house


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house

noun abode, accommodations, aedes, busiiess establishment, business firm, clan, commercial estabbishment, company, concern, domicile, domicilium, domus, dwelling, dwelling place, family, firm, habitation, home, homestead, household, kin, kindred, lineage, living place, living quarters, lodging, place of habitation, quarters, shelter, tribe
Associated concepts: House of Representatives
See also: abode, building, business, concern, domicile, dwelling, enterprise, family, firm, habitation, home, homestead, inhabitation, institute, locate, market, parentage, preserve, protect, protection, shelter, structure

HOUSE, estates. A place for the habitation and dwelling of man. This word has several significations, as it is applied to different things. In a grant or demise of a house, the curtilage and garden will pass, even without the words "with the appurtenances," being added. Cro. Eliz. 89; S. C.; 3 Leon. 214; 1 Plowd. 171; 2 Saund. 401 note 2; 4 Penn. St. R; 93.
     2. In a grant or demise of a house with the appurtenances, no more, will pass, although other lands have been occupied with the house. 1 P. Wms. 603; Cro. Jac. 526; 2 Co. 32; Co. Litt. 5 d.; Id. 36 a. b.; 2 Saund. 401, note 2.
     3. If a house, originally entire, be divided into several apartments, with an outer door to each apartment and no communication with each other subsists, in such case the several apartments are considered as distinct houses. 6 Mod. 214; Woodf. Land. & Ten. 178.
     4. In cases of burglary, the mansion or dwelling-house in which the burglary might be committed, at common law includes the outhouses, though not under the same roof or adjoining to the dwelling-house provided they were within the curtilage, or common fence, as the dwelling or mansion house. 3 Inst. 64; 1 Hale, 558; 4 Bl. Com. 225; 2 East, P. C. 493; 1 Hayw. N. C. Rep. 102, 142; 2 Russ. on Cr. 14.
     5. The term house, in case of arson, includes not only the dwelling but all the outhouses, as in the case of burglary. It is a maxim in law that every man's house is his castle, and there he is entitled to perfect security; this asylum cannot therefore be legally invaded, unless by an officer duly authorized by legal process; and this process must be of a criminal nature to authorize the breaking of an outer door; and even with it, this cannot be done, until after demand of admittance and refusal. 5 Co. 93; 4 Leon. 41; T. Jones, 234. The house may be also broken for the purpose of executing a writ of habere facias. 5 Co. 93; Bac. Ab. Sheriff, N 3.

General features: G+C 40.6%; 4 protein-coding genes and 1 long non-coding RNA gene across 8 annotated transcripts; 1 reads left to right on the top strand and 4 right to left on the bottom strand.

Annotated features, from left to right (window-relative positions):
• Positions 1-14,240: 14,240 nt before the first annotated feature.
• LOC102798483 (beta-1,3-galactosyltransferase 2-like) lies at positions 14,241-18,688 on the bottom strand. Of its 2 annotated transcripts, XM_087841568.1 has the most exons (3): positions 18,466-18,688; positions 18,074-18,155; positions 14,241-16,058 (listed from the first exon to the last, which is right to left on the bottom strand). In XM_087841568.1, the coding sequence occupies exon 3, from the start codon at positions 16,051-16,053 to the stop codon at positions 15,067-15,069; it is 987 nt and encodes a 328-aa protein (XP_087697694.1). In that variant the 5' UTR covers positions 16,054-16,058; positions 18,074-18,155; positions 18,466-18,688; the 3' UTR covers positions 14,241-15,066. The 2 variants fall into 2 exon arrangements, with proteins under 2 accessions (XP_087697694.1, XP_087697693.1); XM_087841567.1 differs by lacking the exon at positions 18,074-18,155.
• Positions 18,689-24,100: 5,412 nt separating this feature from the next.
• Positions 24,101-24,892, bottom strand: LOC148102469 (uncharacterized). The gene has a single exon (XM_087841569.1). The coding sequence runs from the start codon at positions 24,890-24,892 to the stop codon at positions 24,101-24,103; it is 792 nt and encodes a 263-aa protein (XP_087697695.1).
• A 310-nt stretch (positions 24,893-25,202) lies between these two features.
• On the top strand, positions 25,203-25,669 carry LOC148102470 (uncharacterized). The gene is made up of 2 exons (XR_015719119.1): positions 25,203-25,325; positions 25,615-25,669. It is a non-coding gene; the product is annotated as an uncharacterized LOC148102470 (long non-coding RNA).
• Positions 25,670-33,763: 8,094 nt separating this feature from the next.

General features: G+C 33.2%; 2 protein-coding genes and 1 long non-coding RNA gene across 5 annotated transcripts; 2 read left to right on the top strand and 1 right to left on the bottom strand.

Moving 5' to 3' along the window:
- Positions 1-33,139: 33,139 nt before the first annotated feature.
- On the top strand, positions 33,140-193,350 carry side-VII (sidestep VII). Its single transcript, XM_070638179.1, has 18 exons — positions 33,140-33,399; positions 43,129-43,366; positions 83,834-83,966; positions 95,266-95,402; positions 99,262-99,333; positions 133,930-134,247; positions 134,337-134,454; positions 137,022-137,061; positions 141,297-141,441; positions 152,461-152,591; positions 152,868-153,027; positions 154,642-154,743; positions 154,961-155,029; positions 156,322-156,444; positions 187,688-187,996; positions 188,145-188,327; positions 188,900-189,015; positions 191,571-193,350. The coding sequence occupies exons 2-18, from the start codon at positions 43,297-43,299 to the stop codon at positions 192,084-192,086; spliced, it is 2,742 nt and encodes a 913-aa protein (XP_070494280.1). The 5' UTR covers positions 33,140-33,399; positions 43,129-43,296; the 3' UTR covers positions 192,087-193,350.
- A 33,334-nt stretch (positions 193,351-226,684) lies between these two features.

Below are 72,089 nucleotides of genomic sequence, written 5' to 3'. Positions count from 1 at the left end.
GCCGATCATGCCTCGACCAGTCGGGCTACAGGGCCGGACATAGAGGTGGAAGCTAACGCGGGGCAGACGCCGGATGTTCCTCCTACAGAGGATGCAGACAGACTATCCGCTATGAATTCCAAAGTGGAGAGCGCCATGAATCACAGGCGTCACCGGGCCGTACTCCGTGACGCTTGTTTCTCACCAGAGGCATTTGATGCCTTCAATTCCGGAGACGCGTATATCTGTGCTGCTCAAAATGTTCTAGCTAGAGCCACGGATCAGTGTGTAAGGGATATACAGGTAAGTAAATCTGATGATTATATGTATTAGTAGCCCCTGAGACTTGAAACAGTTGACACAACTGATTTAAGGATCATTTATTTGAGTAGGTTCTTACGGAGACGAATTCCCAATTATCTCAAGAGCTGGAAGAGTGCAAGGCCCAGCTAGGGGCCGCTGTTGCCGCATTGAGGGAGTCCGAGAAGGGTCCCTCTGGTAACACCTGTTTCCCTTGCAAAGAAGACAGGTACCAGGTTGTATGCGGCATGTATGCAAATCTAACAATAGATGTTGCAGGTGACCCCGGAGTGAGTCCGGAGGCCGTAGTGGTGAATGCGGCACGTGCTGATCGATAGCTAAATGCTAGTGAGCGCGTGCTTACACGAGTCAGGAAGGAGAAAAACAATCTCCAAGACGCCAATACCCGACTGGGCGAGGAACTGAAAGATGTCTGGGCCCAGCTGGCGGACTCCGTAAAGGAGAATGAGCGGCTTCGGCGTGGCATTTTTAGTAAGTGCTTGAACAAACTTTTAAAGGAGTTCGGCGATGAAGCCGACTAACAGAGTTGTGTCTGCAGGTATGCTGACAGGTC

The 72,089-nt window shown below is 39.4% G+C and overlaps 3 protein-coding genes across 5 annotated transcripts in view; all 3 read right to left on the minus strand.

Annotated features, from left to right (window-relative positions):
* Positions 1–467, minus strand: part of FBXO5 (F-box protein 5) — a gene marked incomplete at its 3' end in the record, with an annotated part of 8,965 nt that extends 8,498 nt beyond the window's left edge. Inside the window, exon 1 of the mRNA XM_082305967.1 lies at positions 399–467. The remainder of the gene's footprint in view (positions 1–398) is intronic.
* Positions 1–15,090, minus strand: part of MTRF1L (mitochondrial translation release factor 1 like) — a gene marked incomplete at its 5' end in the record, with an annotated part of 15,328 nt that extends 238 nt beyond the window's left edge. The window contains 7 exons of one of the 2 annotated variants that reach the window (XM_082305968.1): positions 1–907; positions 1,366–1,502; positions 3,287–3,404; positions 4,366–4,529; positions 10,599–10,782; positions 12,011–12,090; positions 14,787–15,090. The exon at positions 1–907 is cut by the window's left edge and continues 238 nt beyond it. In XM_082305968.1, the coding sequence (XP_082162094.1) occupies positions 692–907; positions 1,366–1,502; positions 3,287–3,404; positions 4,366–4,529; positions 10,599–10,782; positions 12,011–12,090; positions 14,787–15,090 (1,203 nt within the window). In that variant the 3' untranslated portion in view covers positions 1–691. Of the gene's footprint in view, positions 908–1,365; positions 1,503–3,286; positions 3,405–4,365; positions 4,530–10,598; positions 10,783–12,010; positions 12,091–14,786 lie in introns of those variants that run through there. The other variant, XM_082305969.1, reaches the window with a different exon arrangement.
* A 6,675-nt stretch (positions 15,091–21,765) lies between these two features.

6. The house protects the owner from the service of all civil process in the first instance, but not if he is once lawfully arrested and he takes refuge in his own house; in that case, the officer may pursue him and break open any door for the purpose. Foster, 320; 1 Rolle, R. 138; Cro. Jac. 555; Bac. Ab. ubi sup. In the civil law the rule was nemo de domo sua extrahi debet. Dig. 50, 17, 103. Vide, generally, 14 Vin. Ab. 315; Yelv. 29 a, n. 1; 4 Rawle, R. 342; Arch. Cr. Pl. 251; and Burglary.
     7. House is used figuratively to signify a collection of persons, as the house of representatives; or an institution, as the house of refuge; or a commercial firm, as the house of A B & Co. of New Orleans; or a family, as, the house of Lancaster, the house of York.

References in periodicals archive ?
He said weakening house prices would ultimately set the stage for an improvement in both the savings rate and the current account.
Tate suggests Jack and his brother James further enjoy the presence of an African American girl in the house by arguing that the text implies a pattern of sexual relations between Frado and the brothers (48, 243n45, 243n46).
Through the years, we have found that the average house "leaks" its entire volume of air fifteen times per day.
Somewhere among all that effort, the group is also still in the business of just building houses.
The most common mistake people make when they attach to a tree," he says, "is that that the framing members of the tree house are immediately adjacent to the trunk of the tree, and of course that's untenable because the tree has to grow.
Rather than thinking in such narrow categories as lead abatement or asthma treatment, workers are taught to visualize their jobs as ensuring that houses are clean, dry, pest-free, safe, comfortable, well-ventilated, free of contaminants, and well-maintained.
This lively, readable account by FOX News correspondent (and former Washington Times reporter) Major Garrett explores the way Republicans devised the Contract with America in 1994, rode it to control of the House, and then used its principles to reshape American politics.
Commenting on the importance of house tropes to American literature, Chandler notes that "houses are [.
Examples include the building of new houses, 1690-1729, 1770-99, 1850-79, the cost of building country houses, 1830-1914, the percentage cost of labor, materials and carriage in the construction of country houses, 1670-1875, estimates for the cases and finish of country houses, 1748-1856, country house unit building costs, 1670-1870, comparison of actual and predicted building costs, estimated average cost of country houses by estate size, 1770-1800, and comparisons of building expenditures with rental income.
The plan of the house has been developed to make a two and three storey L-shaped building with an attenuated wing extending back to the ravine.
There's nothing wrong with houses being 10 feet apart, but we don't want that here," said Joe Helsing, a 64-year-old retired Air Force Colonel and village trustee who has lived in South Barrington for 20 years.